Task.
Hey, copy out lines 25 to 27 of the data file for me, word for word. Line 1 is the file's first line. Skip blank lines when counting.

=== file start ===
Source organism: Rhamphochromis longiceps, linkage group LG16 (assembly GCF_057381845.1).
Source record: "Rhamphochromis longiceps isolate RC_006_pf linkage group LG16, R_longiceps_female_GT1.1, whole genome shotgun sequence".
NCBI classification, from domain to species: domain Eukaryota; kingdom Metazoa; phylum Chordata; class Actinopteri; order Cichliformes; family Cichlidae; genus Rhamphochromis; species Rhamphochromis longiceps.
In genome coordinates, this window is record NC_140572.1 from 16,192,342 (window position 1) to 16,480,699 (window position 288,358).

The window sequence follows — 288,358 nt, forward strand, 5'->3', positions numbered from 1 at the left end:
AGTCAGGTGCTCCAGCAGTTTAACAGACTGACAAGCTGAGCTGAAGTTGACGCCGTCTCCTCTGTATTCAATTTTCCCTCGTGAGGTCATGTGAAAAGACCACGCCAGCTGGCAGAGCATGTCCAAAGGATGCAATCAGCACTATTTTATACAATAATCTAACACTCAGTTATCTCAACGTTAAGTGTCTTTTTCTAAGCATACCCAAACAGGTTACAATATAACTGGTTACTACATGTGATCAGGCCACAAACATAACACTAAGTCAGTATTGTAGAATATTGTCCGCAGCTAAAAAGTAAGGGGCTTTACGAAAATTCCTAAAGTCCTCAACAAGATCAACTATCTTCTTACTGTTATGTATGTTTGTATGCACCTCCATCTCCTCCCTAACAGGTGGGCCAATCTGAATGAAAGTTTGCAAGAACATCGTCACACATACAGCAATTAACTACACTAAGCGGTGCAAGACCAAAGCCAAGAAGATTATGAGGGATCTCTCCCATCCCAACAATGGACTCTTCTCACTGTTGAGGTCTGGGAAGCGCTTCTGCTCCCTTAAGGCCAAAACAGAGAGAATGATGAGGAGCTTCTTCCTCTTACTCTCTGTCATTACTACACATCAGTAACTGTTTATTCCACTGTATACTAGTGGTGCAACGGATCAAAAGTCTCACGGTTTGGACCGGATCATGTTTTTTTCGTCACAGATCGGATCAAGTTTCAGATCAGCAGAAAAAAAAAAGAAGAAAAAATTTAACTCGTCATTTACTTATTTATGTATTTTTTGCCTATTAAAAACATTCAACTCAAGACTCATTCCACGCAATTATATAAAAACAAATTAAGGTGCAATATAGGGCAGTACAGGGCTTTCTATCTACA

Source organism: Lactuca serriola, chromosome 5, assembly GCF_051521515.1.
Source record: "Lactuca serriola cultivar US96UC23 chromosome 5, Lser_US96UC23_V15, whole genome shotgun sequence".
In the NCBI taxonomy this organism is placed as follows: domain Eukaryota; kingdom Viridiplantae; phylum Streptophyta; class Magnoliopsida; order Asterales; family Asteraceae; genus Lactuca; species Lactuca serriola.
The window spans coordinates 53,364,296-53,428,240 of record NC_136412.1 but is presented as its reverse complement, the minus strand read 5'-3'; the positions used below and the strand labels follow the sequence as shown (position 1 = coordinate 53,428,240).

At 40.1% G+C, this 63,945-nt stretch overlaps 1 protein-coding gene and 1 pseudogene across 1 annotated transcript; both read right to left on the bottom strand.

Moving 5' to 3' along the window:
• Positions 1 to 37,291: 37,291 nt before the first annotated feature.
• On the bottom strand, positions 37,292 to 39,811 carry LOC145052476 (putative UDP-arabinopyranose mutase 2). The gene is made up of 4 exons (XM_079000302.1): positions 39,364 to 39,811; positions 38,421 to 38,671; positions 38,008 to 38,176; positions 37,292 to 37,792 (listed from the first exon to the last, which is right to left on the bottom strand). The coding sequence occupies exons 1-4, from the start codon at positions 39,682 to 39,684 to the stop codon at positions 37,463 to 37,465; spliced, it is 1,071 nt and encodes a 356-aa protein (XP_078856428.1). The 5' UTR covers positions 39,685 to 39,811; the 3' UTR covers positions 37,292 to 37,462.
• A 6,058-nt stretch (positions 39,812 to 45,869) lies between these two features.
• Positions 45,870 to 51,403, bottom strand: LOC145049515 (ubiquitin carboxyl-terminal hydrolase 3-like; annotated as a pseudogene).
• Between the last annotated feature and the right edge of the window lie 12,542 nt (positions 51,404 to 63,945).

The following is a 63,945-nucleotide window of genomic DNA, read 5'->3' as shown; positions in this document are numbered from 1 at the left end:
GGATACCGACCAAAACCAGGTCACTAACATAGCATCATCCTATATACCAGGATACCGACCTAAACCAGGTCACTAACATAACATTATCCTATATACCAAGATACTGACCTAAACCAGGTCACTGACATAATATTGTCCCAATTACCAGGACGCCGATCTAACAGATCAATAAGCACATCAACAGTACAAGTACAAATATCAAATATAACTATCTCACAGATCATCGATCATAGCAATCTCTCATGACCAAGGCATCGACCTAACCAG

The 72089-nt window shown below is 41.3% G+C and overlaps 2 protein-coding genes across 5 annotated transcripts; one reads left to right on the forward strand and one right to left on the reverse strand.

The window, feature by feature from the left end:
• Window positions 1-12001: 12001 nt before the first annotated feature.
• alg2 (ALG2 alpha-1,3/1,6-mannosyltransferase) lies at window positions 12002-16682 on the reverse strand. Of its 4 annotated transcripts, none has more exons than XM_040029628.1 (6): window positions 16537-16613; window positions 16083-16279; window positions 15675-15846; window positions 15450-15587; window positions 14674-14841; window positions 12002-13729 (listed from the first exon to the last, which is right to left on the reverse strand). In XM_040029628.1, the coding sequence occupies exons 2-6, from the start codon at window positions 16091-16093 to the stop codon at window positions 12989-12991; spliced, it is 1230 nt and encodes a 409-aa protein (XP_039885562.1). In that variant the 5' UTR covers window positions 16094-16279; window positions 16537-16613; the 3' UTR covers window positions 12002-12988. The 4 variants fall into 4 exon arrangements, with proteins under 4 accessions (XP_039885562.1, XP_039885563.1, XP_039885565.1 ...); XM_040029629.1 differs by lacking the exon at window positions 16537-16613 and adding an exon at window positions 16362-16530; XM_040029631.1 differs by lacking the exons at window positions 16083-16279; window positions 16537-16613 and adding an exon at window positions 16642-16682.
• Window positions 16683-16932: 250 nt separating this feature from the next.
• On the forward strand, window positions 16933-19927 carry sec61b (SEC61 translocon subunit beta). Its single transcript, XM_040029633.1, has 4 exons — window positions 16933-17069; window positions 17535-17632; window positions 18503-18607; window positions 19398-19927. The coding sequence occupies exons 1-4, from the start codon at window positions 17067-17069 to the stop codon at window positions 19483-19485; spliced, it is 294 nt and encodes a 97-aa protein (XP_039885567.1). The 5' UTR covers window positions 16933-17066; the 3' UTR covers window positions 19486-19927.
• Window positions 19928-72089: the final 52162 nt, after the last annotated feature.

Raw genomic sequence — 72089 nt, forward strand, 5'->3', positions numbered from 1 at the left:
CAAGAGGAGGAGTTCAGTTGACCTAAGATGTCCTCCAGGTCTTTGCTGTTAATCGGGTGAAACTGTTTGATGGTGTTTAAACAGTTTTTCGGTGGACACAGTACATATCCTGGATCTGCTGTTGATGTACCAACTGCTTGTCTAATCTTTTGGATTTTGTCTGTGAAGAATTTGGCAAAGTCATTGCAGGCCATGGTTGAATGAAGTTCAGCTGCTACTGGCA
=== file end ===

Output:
• On the forward strand, window positions 16933-19927 carry sec61b (SEC61 translocon subunit beta). Its single transcript, XM_040029633.1, has 4 exons — window positions 16933-17069; window positions 17535-17632; window positions 18503-18607; window positions 19398-19927. The coding sequence occupies exons 1-4, from the start codon at window positions 17067-17069 to the stop codon at window positions 19483-19485; spliced, it is 294 nt and encodes a 97-aa protein (XP_039885567.1). The 5' UTR covers window positions 16933-17066; the 3' UTR covers window positions 19486-19927.
• Window positions 19928-72089: the final 52162 nt, after the last annotated feature.

Raw genomic sequence — 72089 nt, forward strand, 5'->3', positions numbered from 1 at the left: